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Oxana is a grandmother who left Ukraine, a son, a house, and her memories.

We met Oxana when she came to our center from Iasi, together with her husband, her daughter, and her little grandchild, Konstantin. They asked us to offer them a warm bed and a roof. They had fled the war in Odesa, Ukraine, and she was crying and hugging us. She only knows Ukrainian and Russian, so we asked a translator to help us by phone to understand better what she was trying to tell us.

We found out that Oxana is a grandmother, like many other grandmothers in Romania, who worked all her life with her husband, dreaming of a peaceful old age, in her house. She has two children and a grandson, Konstantin, who she says is the light of her eyes.

On February 24, everything turned into a nightmare. War sirens began to sound over the city, and people hid in the basements. She remembers doing this at least three times a day. Then she decided to flee away with her husband, daughter, and little grandson, leaving behind her second child (a son who remained in Odessa to defend the city), her house, and her memories. What a nightmare.

Her husband has diabetes and goes on crutches. He seems a very calm man, although only God knows what is in his soul. He is the one who goes out in the courtyard of our center with his grandson.

We offered her a Bible written in Russian. She told us that it was the most beautiful gift anyone could give her. They fled to Romania in a hurry with only a bag of medicines and two others with a few clothes, most of them for the child.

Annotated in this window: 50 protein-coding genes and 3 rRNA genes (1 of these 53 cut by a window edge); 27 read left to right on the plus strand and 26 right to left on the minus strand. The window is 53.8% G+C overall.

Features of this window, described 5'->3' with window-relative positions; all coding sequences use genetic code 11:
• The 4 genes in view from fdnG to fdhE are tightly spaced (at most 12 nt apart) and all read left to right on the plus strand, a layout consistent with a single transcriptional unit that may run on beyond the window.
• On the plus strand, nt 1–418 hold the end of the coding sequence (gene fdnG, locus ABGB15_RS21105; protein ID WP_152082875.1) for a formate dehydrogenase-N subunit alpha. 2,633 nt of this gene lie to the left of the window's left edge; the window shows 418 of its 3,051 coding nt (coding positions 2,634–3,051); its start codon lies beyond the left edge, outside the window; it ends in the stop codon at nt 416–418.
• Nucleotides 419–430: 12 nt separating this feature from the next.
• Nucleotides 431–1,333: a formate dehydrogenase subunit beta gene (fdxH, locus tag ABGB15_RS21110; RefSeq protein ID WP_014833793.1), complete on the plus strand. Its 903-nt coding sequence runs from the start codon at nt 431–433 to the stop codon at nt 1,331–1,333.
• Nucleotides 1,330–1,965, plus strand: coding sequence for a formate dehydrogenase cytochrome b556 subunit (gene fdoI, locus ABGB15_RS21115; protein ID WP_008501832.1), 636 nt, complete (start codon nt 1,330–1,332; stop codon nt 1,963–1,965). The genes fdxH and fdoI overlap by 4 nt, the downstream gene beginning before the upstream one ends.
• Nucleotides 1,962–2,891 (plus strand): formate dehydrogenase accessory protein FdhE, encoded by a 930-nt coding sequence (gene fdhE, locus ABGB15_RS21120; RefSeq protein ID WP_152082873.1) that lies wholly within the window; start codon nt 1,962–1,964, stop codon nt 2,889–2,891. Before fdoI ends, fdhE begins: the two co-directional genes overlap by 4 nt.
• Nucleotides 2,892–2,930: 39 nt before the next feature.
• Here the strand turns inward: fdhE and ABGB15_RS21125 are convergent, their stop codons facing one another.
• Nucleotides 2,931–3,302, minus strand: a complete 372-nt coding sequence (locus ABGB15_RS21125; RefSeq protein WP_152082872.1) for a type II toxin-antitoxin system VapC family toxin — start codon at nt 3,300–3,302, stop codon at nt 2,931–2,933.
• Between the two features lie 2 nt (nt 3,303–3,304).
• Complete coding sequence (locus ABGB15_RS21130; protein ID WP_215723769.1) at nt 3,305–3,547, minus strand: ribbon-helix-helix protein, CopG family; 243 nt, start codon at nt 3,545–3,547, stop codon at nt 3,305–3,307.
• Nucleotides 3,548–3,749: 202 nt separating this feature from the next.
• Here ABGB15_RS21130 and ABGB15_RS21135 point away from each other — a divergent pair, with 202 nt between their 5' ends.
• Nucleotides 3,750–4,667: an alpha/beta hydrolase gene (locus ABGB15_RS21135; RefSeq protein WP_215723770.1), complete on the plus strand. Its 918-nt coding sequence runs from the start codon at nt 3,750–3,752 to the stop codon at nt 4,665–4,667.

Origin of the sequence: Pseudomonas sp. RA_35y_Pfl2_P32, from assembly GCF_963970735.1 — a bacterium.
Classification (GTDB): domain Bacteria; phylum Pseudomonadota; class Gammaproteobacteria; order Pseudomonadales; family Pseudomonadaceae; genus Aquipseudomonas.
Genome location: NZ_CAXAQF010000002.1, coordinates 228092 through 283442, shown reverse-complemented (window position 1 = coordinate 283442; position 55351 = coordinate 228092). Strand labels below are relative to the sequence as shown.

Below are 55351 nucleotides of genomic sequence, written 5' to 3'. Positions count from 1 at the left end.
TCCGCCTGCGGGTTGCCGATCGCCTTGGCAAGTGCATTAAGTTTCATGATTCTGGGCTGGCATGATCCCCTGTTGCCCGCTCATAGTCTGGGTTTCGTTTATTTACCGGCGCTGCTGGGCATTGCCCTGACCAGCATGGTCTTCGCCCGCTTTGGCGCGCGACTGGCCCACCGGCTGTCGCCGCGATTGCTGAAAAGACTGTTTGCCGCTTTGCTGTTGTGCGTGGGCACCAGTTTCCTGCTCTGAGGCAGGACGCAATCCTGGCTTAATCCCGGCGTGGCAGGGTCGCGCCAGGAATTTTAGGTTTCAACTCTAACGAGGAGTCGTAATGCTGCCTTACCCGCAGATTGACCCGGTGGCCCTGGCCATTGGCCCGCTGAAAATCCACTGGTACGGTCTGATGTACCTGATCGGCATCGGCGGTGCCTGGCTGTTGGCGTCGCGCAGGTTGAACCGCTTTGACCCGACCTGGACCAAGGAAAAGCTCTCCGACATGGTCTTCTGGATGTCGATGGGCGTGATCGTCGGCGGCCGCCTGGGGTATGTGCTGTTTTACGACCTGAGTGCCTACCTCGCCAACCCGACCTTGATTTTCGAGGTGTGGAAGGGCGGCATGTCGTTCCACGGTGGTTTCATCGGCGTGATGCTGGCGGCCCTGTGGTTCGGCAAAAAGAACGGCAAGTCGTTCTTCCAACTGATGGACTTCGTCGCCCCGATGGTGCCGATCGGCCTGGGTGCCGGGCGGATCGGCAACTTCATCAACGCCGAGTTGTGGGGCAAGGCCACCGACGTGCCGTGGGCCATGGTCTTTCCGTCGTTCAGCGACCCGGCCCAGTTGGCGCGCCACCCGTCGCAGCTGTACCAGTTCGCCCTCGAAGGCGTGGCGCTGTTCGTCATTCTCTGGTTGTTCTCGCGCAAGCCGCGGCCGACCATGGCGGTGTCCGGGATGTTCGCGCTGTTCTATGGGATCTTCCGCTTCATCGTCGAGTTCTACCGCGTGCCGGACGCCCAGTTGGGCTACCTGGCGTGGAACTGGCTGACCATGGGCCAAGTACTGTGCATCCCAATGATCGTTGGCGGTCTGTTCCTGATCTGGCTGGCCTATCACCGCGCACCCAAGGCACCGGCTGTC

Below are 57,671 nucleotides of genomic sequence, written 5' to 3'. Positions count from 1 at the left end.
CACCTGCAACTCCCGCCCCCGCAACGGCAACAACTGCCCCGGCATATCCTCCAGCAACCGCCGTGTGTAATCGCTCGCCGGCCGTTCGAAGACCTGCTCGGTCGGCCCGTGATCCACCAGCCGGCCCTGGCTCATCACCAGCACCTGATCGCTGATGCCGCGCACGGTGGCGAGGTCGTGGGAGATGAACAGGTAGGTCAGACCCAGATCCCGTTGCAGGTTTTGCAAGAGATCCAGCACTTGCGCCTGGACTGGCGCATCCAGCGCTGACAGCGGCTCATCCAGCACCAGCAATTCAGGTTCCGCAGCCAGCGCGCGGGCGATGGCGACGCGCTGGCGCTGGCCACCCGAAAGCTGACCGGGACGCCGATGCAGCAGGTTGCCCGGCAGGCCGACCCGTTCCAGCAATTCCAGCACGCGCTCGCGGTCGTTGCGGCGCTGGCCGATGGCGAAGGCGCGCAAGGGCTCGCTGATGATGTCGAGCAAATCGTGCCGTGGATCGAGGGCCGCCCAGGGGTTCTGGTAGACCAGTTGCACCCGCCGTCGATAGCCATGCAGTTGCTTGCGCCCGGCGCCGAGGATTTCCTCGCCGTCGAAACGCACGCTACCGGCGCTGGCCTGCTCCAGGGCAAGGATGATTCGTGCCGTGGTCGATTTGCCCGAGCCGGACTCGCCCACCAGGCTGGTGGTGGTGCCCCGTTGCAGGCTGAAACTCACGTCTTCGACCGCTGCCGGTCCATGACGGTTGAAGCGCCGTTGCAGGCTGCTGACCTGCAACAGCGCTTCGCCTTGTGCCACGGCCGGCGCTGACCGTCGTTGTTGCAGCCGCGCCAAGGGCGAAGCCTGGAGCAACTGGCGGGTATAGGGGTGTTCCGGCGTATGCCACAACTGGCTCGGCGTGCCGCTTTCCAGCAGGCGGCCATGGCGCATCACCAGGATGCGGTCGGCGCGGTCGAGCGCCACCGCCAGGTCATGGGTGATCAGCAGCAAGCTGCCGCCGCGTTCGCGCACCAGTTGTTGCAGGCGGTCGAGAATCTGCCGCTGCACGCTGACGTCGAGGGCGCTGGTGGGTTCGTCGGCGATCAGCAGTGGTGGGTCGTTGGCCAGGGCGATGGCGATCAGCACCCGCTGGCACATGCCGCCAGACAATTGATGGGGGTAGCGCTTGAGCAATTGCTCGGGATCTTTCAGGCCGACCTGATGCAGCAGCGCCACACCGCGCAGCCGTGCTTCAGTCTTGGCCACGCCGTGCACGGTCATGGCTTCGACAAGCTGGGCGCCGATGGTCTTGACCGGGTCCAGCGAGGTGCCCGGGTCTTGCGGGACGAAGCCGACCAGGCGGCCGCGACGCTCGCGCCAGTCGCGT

We provided them with food and a Romanian phone card so that they could communicate any time of the day or night.

Konstantin is four years old and is an amiable boy who offers everyone candy from the ones he receives. But we had to call for an ambulance twice. We were scared because the boy had a high fever. We went to the hospital with the mother and child for a consultation. When we entered the hospital, there were a lot of people there. The child started to cry, and his mother kept telling him that he was not in the bunker. Fortunately, the doctors said that it was pneumonia not so severe, and did not consider it necessary to hospitalize the child, so we returned to the center and bought all the medicines prescribed by the doctors.

Recently we went for a walk through the city. It was a wonderful, serene and warm day. We were surprised to hear Konstantin's mother say that she couldn't believe she was walking and the sun was shining in the sky and that no siren could be heard, that she was so happy that it was peace. We ate, then we led them through two art museums in Iasi.

We were highly impressed when, one day, Oxana, Konstantin's grandmother, handed us a gratitude letter written in Ukrainian. Such a nice gesture.

Grandma Oxana calls her son (who got to stay in Ukraine) every day. We caught her crying a few times, and we were scared, but Oxana's daughter reassured us that her brother was ok, only that the news from her friends left in Ukraine was not good.

We end these lines by thanking you all once again, with all our hearts, for the warmth with which you support these war refugees, and we are grateful for your confidence in our power to alleviate the pain and provide the support they need.

God bless you!

With much appreciation,


Aurora Vatamaniuc,

Executive President of Star of Hope Romania Foundation

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